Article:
As of the 2000 United States Census there were 870 households (662 of which were families of two or more) in the borough making up the total population of 2,522. The population density was 2,733.9 people per square mile (1,058.4/km2). There were 961 housing units at an average density of 1,041.7 per square mile (403.3/km2). The racial makeup of the borough was 84.22% White, 7.85% African American, 0.63% Native American, 2.34% Asian, 0.08% Pacific Islander, 2.74% from other races, and 2.14% from two or more races. Hispanic or Latino of any race were 7.97% of the population.
There were 870 households, out of which 41.4% had children under the age of 18 living with them, 57.5% were married couples living together, 13.4% had a female householder with no husband present, and 23.9% were non-families. 19.8% of all households were made up of individuals, and 6.6% had someone living alone who was 65 years of age or older. The average household size was 2.90 and the average family size was 3.33.
In the borough the population was spread out, with 30.6% under the age of 18, 8.0% from 18 to 24, 34.1% from 25 to 44, 19.4% from 45 to 64, and 8.0% who were 65 years of age or older. The median age was 32 years. For every 100 females, there were 106.6 males. For every 100 females age 18 and over, there were 100.3 males.
The median income for a household in the borough was $43,567, and the median income for a family was $48,833. Males had a median income of $35,403 versus $26,667 for females. The per capita income for the borough was $18,390. About 4.4% of families and 7.1% of the population were below the poverty line, including 7.6% of those under age 18 and 2.5% of those age 65 or over.
Roads and highways
As of May 2010[update], the borough had a total of 13.55 miles (21.81 km) of roadways, of which 7.72 miles (12.42 km) were maintained by the municipality, 3.95 miles (6.36 km) by Ocean County and 1.88 miles (3.03 km) by the New Jersey Department of Transportation.
New Jersey Route 70 is the main highway through the borough, which lies at the western end of New Jersey Route 37. County Route 547 connects from the North after paralleling the eastern edge of the Lakehurst Maxfield Field portion of Joint Base McGuire-Dix-Lakehurst.
Ocean Ride local service is provided on the OC1A Whiting Express and the OC2 Manchester routes.
Lakehurst is located on the former Central Railroad of New Jersey Southern Division Main Line. The Barnegat Branch formerly extended from Lakehurst through Toms River and Beachwood down to Barnegat.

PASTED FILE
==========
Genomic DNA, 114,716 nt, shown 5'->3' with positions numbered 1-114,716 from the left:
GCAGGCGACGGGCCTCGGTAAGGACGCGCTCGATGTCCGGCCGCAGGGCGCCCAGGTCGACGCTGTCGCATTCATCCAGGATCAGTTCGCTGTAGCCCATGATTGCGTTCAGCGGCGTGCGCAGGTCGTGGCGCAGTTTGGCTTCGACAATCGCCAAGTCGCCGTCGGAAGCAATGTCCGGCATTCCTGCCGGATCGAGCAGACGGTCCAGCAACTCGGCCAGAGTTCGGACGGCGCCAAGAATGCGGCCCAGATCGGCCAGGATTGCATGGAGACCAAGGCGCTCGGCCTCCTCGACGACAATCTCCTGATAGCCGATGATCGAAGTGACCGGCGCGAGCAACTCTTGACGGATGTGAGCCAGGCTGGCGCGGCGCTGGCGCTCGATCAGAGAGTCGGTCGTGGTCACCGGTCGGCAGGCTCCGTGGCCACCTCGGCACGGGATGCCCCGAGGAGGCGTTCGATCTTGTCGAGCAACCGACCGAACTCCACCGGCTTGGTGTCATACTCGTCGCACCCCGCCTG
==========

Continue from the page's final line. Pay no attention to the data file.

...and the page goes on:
The Lakehurst School District serves students in public school for pre-kindergarten through eighth grade at Lakehurst Elementary School. As of the 2018–19 school year, the district, comprised of one school, had an enrollment of 374 students and 35.1 classroom teachers (on an FTE basis), for a student–teacher ratio of 10.7:1.
Public school students from Lakehurst in ninth through twelfth grades attend Manchester Township High School in Manchester Township, as part of a sending/receiving relationship with the Manchester Township School District. As of the 2018–19 school year, the high school had an enrollment of 1,006 students and 82.8 classroom teachers (on an FTE basis), for a student–teacher ratio of 12.1:1.
The Lakehurst district decided in 2012 against a proposal that would have had borough students attend Jackson Liberty High School as part of a sending / receiving relationship with the Jackson School District. The change in the sending relationship had been considered as a means of reducing the costs associated with paying $14,000 for each of the 150 students attending Manchester High School, as opposed to the $11,300 that would have been paid at Jackson, yielding annual savings of $400,000, less the added cost of transporting students to and from Jackson.
People who were born in, residents of, or otherwise closely associated with Lakehurst include:
- Thomas Barlow (1896–1983), one of the first professional basketball players, he was inducted as a member of the Basketball Hall of Fame in 1981.
- Rich Croushore (born 1970), former Major League Baseball pitcher who was born in Lakehurst when his father served in the U.S. Navy.
- Marty Jannetty (born 1962), professional wrestler, best known as one-half of The Rockers in the World Wrestling Federation.
- Abel Kiviat (1892–1991), silver medalist in the men's 1,500 m event at the 1912 Summer Olympics.
- Juice Newton (born 1952), Grammy Award-winning American pop music and country singer.
- Richard Shindell (born 1960), folk singer / songwriter.
In Spanish: Lakehurst para niños
Lakehurst, New Jersey Facts for Kids. Kiddle Encyclopedia.